We are sad to announce that the 2012 NOAA ship Nancy Foster mapping mission has come to an end. But, before we left the mission for good, we had one more set of activities. Today aboard the ship, docked at the U.S. Coast Guard Station in San Juan, we had a morning Reef Smart education program for students, and in the afternoon we had a meeting with resource managers from Puerto Rico to discuss coastal mapping needs.
NOAA’s Reef Smart
The three-hour NOAA Reef Smart education program is a fun opportunity for the students to meet mission scientists and ship crew, learn more about the 2012 Caribbean mission, discover high-tech tools used to collect underwater data, gain a better understanding of Puerto Rico’s marine resources, and explore the variety of careers in marine science.
Thirty-four students (grades 6-10), five teachers and a few parents from two schools in Puerto Rico participated: Escuela Intermedia Teresita Nazario de Guanica and Colegio Sagrado Corazon. They boarded the ship and the program began with ship safety, a brief description of the 2012 seafloor mapping mission and a short National Geographic video about the 2011 NCCOS/Coral Reef Conservation Program seafloor mapping mission in the U.S. Virgin Islands. The students and teachers split into three groups to take three interactive classes covering coral reef ecosystems, the research tools scientists use to study them, and a ship tour. In the coral reef class they learned about the basics of coral reef ecosystems, and the importance and benefits of these unique resources at risk. They found a buddy and surveyed a coral reef (in the mess hall!), identifying and counting reef species and habitats using a field guide and a survey sheet.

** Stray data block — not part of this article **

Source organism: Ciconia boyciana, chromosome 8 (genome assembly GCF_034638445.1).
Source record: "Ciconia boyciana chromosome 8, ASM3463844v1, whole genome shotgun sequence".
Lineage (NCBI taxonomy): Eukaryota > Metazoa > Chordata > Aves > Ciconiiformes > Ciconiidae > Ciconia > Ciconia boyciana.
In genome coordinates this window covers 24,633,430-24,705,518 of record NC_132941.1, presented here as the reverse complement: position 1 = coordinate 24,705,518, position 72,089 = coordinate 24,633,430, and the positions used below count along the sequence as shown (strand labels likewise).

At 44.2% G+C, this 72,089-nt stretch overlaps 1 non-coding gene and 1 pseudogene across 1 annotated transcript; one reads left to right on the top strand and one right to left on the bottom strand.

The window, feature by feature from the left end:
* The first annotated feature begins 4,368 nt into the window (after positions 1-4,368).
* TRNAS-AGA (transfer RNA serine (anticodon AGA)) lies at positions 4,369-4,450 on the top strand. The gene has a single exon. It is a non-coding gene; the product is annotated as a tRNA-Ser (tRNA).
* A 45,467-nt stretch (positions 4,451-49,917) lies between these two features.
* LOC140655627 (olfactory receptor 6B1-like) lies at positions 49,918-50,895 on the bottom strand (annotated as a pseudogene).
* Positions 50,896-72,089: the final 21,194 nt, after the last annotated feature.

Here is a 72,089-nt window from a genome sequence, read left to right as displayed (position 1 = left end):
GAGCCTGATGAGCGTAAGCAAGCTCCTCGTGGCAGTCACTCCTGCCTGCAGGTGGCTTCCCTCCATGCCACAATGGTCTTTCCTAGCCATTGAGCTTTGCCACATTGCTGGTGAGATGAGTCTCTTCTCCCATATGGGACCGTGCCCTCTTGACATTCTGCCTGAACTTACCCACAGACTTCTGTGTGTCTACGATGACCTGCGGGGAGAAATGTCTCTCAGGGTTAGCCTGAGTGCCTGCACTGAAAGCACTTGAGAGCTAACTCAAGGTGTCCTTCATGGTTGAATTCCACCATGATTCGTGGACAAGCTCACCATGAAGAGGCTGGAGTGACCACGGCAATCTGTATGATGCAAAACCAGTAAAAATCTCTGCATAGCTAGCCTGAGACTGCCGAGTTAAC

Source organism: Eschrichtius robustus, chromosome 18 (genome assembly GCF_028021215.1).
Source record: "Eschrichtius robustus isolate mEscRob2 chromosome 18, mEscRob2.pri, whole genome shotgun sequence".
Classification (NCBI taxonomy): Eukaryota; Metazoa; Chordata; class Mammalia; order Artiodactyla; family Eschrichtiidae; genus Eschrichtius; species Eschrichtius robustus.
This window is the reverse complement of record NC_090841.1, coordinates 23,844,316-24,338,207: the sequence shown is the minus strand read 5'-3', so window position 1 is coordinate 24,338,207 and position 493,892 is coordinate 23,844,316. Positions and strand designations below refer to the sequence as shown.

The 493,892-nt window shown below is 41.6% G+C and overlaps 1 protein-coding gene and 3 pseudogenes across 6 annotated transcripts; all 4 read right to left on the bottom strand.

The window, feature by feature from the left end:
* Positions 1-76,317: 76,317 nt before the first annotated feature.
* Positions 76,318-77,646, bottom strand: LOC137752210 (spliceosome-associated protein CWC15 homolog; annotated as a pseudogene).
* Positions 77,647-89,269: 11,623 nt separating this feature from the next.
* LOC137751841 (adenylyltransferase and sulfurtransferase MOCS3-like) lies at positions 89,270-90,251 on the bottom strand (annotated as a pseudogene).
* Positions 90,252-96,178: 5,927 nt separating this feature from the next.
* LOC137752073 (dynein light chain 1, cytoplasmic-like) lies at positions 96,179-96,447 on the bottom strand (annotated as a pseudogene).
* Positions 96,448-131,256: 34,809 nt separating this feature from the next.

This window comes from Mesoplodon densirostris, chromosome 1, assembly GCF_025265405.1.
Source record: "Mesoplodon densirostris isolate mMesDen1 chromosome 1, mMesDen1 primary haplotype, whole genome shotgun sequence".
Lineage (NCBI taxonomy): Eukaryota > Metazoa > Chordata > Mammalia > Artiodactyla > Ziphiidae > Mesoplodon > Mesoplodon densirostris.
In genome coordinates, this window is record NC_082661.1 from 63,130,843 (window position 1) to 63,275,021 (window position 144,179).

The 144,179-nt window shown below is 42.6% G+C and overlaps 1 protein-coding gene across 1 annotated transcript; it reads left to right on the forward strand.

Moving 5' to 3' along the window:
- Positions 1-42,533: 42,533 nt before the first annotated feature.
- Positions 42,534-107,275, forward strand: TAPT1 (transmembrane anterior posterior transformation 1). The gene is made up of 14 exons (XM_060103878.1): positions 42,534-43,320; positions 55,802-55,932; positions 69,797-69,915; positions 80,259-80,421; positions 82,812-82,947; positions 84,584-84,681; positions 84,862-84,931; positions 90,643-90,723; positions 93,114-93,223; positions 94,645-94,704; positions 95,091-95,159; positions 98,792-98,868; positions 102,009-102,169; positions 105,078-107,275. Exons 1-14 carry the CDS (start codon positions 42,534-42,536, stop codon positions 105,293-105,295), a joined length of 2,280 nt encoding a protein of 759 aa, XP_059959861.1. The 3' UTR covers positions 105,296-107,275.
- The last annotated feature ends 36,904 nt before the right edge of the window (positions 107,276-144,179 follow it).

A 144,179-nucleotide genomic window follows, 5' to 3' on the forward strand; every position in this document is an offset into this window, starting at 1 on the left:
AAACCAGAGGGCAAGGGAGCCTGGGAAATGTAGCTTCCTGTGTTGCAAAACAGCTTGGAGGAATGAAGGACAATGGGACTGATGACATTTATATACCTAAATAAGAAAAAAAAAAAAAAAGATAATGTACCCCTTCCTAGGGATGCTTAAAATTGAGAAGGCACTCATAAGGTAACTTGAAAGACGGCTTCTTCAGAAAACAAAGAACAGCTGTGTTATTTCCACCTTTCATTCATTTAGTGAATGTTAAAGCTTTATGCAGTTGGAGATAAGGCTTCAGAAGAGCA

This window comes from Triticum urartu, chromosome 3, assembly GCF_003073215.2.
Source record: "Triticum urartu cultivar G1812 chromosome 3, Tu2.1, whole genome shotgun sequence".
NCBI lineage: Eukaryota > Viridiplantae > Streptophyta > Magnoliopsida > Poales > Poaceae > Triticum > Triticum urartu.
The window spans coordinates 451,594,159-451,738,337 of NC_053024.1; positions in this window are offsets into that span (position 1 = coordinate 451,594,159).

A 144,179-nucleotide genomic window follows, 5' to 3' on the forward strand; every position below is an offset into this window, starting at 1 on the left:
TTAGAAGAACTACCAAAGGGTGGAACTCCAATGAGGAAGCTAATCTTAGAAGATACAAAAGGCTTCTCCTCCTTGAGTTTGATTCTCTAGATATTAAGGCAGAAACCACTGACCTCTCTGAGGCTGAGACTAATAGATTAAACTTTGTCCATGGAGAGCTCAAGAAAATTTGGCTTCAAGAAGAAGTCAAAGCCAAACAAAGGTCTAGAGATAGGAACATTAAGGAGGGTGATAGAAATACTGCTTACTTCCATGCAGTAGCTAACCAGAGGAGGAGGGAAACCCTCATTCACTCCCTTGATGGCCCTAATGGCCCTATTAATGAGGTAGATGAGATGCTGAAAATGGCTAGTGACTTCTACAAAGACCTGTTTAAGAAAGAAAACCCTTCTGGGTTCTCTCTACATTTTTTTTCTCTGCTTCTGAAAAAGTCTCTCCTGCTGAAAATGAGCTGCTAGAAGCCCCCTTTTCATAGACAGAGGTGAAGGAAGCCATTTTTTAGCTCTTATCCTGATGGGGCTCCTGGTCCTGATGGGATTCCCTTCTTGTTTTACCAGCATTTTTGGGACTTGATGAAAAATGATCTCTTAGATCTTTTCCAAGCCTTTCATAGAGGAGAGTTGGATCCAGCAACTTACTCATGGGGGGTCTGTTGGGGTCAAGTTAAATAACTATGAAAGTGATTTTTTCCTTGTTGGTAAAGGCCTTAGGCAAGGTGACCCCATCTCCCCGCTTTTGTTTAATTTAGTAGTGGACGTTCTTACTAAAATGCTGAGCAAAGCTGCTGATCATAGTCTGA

Next, the students learned about the tools used to map the seafloor bottom type and study fish aggregations. They learned how cameras mounted on remotely operated vehicles (ROVs) are used to help explain the data that the ship sonar system collects on the seafloor. They also got to tour the ship, including a chance to wiggle into “Gumby” survival suits! The program ended with a quick quiz and they all received a NOAA bag with educational materials. The kids and teachers piled off the ship for some group pictures and (hopefully) left with some new ideas about the amazing coral reefs nearby and some careers to consider in marine science.
Bringing Data to Coral Reef Ecosystem Managers
Following the activities for the students, we quickly set up for a Reef Smart event intended to connect scientists with the people who use our data the most: local managers, academic researchers, and specialists from local nongovernmental agencies, the University of Puerto Rico, the Environmental Protection Agency and other organizations came from across the island to participate in the event. Chief scientist Tim Battista and fishery acoustic scientist Erik Ebert shared some of their findings from the mission in the Northeast Great Reserve and explored ways NOAA technology and expertise can be leveraged to support the needs of local managers and coral reef priority areas.
After a quick tour of the dry and wet labs, the group heard directly from representatives of the local management community. Dr. Miguel Canals and Humberto Figueroa — managers of Guanica Bay and the Northeast Reserve and Culebra, respectively — presented highlights of their management areas and focused on the most pressing needs for both regions. The event ended with a lively discussion on how to keep lines of communication open between managers and scientists.
Special thanks to all the presenters, partners and participants for making both events a success!
Be sure to visit this blog often for field updates, pictures and videos posted by members of the science team.